The importance of maximal airway response to methacholine in the prediction of asthma development in patients with allergic rhinitis
Article first published online: 30 MAY 2002
Clinical & Experimental Allergy
Volume 32, Issue 6, pages 921–927, June 2002
How to Cite
Koh, Y. Y., Kang, E. K., Min, Y.-G. and Kim, C. K. (2002), The importance of maximal airway response to methacholine in the prediction of asthma development in patients with allergic rhinitis. Clinical & Experimental Allergy, 32: 921–927. doi: 10.1046/j.1365-2222.2002.01399.x
- Issue published online: 30 MAY 2002
- Article first published online: 30 MAY 2002
- Submitted 30 July 2001; revised 26 October 2001; accepted 29 January 2002
- allergic rhinitis;
- airway hyper-responsiveness;
- maximal airway response;
Background Allergic rhinitis is a known predictor and correlate of asthma incidence. However, it is not clear which patients with allergic rhinitis are at greater risk of the development of asthma.
Objective The aim of this study was to investigate whether airway hypersensitivity and/or increased maximal response on the dose–response curve to methacholine would predict the development of asthma in subjects with allergic rhinitis.
Methods One hundred and forty-one children with allergic rhinitis were prospectively studied for 7 years. At the initiation of the study, bronchial provocation test with methacholine using a stepwise increasing concentration technique was performed to measure PC20 (provocative concentration causing a 20% fall in FEV1) and maximal response. Each subject was evaluated at least every 6 months and details of asthmatic symptoms or signs experienced during the intervening period were taken.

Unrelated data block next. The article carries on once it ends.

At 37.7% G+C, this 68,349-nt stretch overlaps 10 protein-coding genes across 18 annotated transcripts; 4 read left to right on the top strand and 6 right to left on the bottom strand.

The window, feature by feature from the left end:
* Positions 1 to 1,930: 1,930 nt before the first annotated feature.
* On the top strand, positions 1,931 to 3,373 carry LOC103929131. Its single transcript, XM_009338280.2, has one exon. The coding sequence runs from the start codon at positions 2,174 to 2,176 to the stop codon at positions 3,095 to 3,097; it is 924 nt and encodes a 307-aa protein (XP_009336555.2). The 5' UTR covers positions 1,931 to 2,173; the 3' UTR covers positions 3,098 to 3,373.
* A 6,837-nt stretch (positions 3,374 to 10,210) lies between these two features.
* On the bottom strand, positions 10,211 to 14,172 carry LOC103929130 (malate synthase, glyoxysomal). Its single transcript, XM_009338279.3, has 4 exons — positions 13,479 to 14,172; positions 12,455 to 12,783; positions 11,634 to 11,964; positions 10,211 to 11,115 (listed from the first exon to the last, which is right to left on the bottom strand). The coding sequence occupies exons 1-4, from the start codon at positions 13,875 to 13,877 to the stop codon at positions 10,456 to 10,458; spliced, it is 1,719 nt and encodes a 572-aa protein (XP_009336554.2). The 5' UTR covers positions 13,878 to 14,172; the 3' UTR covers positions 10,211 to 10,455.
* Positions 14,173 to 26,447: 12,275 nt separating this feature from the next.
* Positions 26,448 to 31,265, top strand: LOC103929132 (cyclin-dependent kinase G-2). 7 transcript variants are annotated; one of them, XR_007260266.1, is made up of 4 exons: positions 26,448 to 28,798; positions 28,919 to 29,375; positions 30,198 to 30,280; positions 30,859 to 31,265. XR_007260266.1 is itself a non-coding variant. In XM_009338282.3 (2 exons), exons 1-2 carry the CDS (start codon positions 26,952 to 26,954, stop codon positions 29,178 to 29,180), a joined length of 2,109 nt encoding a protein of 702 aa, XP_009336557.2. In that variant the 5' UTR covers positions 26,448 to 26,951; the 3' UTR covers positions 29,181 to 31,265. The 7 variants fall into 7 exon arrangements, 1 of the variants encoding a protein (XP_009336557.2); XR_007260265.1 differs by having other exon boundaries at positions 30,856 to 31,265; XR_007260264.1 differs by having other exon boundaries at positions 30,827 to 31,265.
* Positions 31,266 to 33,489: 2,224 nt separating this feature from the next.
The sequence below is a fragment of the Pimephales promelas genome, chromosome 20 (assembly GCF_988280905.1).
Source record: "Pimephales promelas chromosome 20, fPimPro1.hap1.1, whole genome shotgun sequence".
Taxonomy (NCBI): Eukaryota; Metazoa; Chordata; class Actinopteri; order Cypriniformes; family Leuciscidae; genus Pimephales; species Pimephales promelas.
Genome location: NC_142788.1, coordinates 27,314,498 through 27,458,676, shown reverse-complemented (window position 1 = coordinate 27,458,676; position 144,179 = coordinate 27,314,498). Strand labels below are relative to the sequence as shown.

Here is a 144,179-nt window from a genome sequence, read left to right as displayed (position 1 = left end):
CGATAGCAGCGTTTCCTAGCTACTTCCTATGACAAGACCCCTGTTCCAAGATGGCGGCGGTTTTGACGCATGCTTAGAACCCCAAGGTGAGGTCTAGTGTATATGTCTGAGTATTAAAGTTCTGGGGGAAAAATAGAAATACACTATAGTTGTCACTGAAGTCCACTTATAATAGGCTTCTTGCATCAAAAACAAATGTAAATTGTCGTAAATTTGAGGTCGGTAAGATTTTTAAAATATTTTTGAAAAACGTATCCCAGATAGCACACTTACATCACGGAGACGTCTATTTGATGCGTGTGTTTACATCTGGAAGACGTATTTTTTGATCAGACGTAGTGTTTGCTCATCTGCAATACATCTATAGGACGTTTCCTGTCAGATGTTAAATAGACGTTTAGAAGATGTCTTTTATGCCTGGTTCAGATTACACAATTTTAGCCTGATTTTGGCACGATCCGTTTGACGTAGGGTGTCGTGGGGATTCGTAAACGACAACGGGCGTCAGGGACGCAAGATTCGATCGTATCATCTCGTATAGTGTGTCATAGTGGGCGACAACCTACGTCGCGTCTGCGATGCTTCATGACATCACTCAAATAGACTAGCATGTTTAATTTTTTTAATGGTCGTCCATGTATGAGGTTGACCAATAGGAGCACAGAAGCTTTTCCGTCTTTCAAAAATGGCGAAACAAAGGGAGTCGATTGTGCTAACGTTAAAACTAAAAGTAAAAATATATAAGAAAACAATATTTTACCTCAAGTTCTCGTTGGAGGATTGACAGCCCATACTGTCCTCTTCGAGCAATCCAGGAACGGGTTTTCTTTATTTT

Results Twenty of 122 subjects available for the follow-up developed asthma. Nine (19.6%) of 46 hypersensitive (PC20 < 18 mg/mL) subjects developed asthma, compared with 11 (14.5%) of 76 normosensitive subjects (P = 0.462). Eight (32%) of 25 subjects without maximal response plateau developed asthma, compared with 12 (12.4%) of 97 subjects with maximal response plateau (P = 0.018). Score test for trend revealed a significant association between the level of maximal response (P = 0.007), but not the degree of methacholine PC20 (P = 0.123), and the future development of asthma.
Conclusion An increased maximal airway response to methacholine is shown to be a better predictor for the future development of asthma in patients with allergic rhinitis, than airway hypersensitivity to methacholine.